I love to look at my quilt as I see my grandma's dresses in it and it brings back wonderful memories.

On Thanksgiving, we go to our friends home as they have a huge family and we have been adopted into it. Their oldest son married a wonderful girl who was raised Amish. This Thanksgiving her mother and father are joining us and her mother is going to show all of us who are interested how to quilt. I'm excited!

I would love to be entered into your giveaway.

Smiles & Blessing,
Cindy W.

countrybear52 AT yahoo DOT com

Jackie said...

I have the first quilt my grandmother ever made. And I have one from my dad's aunt. Like you I treasure these family heirlooms.

I love curling up with a quilt.

Your ocean wave quilt is beautiful. I've never seen a quilt like that before.

Thanks for sharing.

Glynna Kaye said...

Beautiful quilts, Janet, with wonderful memories! I've only made ONE quilt--a log cabin pattern. But I have a friend who is a MASTER quilter and just finished a gorgeous king-size "wedding ring" design one for her daughter's wedding gift. My friend works full-time, so I think she said it took 18 months. So much love in each and every stitch.

Sandra Leesmith said...

Morning JANET, I love how you wove the quilts into some great writing tips. Thanks.
And what gorgeous quilts. I hate to sew so I am in awe of anyone who can quilt. I have several friends who quilt. One travels a lot so she makes a quilt of her travels. My favorite is one of the animals in Africa.
Annette Mahon is a mystery writer friend who quilts and she puts one of her quilts in each of her mysteries.

Mary Hicks said...

Thank you, Janet, for sharing your beautiful quilts! I have several old quilts that my mother made. I treasure them!

Mom quilted simply to keep her large family warm. :-)

I have a full size crocheted spread that my husbands grandmother made. Oh the time involved! Probably as much or more time than writing a book.

Janet Dean said...

Wendy, I'd think making your first quilt for a benefit auction had to add pressure, but what a lovely thing for you to do. How long did it take you to make?

Fun to share the art of quilting with your mom. I love the Drunkard's Path pattern!

Janet

Connie Queen said...

Janet, your mom's quilts are absolutely gorgeous. And she didn't simply make the easy ones. I've quilted a little, and I would never try to the plate or the flower one because it would be full of puckers. It takes patience.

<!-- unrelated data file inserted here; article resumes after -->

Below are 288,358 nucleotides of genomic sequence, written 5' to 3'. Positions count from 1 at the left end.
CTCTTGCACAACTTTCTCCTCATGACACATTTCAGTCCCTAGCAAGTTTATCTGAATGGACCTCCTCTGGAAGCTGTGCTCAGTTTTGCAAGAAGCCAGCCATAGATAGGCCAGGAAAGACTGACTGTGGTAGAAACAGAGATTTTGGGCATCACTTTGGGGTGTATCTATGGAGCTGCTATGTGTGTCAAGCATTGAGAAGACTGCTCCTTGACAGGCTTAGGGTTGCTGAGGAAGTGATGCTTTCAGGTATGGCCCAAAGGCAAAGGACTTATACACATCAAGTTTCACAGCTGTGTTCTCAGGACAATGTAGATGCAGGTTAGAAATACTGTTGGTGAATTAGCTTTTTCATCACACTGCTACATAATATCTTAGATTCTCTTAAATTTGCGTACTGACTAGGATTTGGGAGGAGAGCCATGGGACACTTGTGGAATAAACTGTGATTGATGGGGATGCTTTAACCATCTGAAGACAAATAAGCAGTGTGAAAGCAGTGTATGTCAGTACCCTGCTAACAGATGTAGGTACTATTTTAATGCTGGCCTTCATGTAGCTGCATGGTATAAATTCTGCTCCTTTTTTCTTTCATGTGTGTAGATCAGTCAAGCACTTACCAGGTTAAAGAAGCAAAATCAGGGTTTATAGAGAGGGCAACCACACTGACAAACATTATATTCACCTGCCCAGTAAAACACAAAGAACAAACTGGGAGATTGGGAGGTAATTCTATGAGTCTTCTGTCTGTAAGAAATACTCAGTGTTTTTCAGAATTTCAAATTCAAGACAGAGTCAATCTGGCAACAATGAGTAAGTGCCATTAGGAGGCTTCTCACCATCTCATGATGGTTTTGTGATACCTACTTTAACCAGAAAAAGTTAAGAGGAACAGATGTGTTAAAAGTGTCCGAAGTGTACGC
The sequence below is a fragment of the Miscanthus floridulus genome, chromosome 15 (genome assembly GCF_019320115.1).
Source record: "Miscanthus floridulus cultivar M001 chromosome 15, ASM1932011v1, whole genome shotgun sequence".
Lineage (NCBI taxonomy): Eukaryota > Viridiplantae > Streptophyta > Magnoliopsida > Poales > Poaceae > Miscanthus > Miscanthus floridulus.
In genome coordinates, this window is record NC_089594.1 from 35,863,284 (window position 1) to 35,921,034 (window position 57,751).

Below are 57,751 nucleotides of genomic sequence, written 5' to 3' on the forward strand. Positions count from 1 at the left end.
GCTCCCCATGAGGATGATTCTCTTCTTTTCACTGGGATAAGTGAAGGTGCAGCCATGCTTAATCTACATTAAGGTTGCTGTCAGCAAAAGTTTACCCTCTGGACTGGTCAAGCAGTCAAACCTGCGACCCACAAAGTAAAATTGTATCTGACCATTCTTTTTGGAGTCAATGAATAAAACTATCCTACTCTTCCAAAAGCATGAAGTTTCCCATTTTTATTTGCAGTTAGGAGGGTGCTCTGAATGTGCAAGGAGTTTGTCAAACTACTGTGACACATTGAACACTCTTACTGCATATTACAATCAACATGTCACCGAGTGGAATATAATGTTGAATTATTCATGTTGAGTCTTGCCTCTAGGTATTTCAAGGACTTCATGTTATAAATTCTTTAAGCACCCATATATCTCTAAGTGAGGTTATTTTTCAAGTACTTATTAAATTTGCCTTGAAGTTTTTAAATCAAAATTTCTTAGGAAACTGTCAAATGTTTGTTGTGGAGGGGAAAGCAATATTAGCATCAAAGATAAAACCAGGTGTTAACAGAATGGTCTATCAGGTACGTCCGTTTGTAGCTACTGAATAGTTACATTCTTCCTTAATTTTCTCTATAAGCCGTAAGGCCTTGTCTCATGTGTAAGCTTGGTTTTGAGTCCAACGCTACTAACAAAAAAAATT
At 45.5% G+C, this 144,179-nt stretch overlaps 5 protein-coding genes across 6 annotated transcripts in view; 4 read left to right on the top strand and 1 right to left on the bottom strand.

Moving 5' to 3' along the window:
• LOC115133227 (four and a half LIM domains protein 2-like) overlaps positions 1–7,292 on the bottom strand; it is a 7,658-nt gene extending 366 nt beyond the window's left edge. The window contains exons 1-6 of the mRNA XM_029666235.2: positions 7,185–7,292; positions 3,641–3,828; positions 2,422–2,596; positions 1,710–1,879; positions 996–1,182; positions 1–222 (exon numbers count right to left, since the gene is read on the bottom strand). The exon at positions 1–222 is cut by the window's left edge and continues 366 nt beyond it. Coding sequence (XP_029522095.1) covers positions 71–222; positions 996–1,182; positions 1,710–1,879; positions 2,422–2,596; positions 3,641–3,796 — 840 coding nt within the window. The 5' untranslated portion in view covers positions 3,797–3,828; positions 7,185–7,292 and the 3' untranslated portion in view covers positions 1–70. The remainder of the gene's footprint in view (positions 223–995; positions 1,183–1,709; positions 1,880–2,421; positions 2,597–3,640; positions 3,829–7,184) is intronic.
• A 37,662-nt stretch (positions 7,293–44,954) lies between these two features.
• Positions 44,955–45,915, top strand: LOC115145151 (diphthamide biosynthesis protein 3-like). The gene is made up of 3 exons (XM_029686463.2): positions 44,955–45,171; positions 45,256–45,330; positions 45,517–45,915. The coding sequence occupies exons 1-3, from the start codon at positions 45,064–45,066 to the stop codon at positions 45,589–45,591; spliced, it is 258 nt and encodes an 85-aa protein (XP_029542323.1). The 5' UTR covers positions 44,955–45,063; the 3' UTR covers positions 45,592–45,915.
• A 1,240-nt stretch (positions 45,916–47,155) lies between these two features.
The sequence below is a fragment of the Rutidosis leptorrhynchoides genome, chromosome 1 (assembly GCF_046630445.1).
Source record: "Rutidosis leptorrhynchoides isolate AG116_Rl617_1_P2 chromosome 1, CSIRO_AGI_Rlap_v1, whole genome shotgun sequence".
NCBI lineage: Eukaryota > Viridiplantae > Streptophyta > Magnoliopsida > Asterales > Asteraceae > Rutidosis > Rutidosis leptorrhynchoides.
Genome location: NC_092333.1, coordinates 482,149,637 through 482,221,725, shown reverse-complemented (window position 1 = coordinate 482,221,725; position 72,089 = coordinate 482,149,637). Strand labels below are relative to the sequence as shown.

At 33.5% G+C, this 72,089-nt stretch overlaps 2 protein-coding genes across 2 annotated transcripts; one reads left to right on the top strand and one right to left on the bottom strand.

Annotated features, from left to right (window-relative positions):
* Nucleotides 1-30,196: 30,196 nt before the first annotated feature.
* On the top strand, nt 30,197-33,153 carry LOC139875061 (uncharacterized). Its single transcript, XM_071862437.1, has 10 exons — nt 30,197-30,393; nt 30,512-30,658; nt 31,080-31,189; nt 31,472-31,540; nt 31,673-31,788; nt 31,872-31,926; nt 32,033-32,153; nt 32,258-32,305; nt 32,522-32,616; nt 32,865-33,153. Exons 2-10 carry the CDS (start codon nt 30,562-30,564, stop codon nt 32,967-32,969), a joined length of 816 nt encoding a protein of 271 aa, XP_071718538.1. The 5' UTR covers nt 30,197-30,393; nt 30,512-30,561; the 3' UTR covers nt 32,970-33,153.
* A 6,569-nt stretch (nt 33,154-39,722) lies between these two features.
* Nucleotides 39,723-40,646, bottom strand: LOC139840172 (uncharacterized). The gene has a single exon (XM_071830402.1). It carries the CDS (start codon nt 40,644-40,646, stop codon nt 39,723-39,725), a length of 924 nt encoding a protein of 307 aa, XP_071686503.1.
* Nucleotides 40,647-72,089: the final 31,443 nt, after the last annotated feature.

After struggling to finish of larger quilts (just like my writing!!!)I made a few wall-size-hanging quilts. I LOVEd it. I could absorb myself in quilting for several days, but didn't hate it by the time I completed it.

I've considered quilting again for my grandkids. You've inspired me.

Janet Dean said...

Hi Jenny!

At first I thought the knitted lap rug was what we call an afghan. Except what I'm thinking of doesn't have pictures.

A memory quilt of your trip to the states will be so much fun! Hope you're able to find material with a squirrel on it. Will this be animals you saw in the states?

Janet

Janet Dean said...

Hi Patti Jo. Bless you for your sweet words. You're such a lovely encourager! That's definitely one of your gifts.

I so relate to missing your mom. I'm sure yours was a very special woman.

I quilted a pillow top, the churn pattern. I kept pricking my finger and bleeding on the fabric. LOL I found quilting tedious. But we're each unique with our own gifts and passions.

Hugs, Janet

CaraG said...

“Cathedral Windows” is the name of the lovely quilt you asked about, the one with the folding. At least that’s what I've heard it called all my life. From what I understand it’s a pattern for the experienced quilter.

I have a quilt that was made by my great grandmother and her mother. It’s not quilted by the standards of that time because my great-great grandmother’s stitches were too long and uneven. The family story goes that her arthritis came about because of her fording an icy river during winter to get to the mill where she had corn ground to feed her young family. My great-great grandfather was away fighting in the War Between the States.

I have other family quilts, too. Each reminds me of the woman/women who made them, some I know only through their stories passed down along with the quilts.

Your quilts are beautiful. You’re mother must qualify as a master quilter.

Thanks for a lovely post.

Rose said...

Janet,

Those quilts are beautiful.

My mom made most of her quilts by hand because she was a puriest. As her health detoriated, she still sewed the tops by hand, but had a woman machine quilt them.

The double wedding ring is one of my favorites.

Janet Dean said...

Hi Marianne! Thanks for sharing your mom's many talents! Did she finish the blocks and make them into a quilt? Embroidered quilts are beautiful! And time consuming!
Glad to hear she still finds time to read!

Janet

kaybee said...

JANET, nice post. Writing is a unique venture, but at the same time it has so much in common with other forms of creativity. I'm a fan of Jennifer Chiaverini's "Elm Creek Quilts" series, one of the few secular series I follow, and am fascinated by what quilts and quilting really meant to women in earlier times, from a way to express themselves creatively to a way to pass down family lore, and to life-or-death situations like the Underground Railroad. Please enter me in the drawing.
Kathy Bailey

Janet Dean said...

Hi Virginia. Your baby quilt is precious indeed! What a keepsake!! Grandmother's flower garden is a beautiful pattern.

Janet

Janet Dean said...

Good morning, Ruthy. A quilt series is a great idea! Could work for historical and contemporary stories. I have a friend whose husband makes quilts with bold patterns and colors.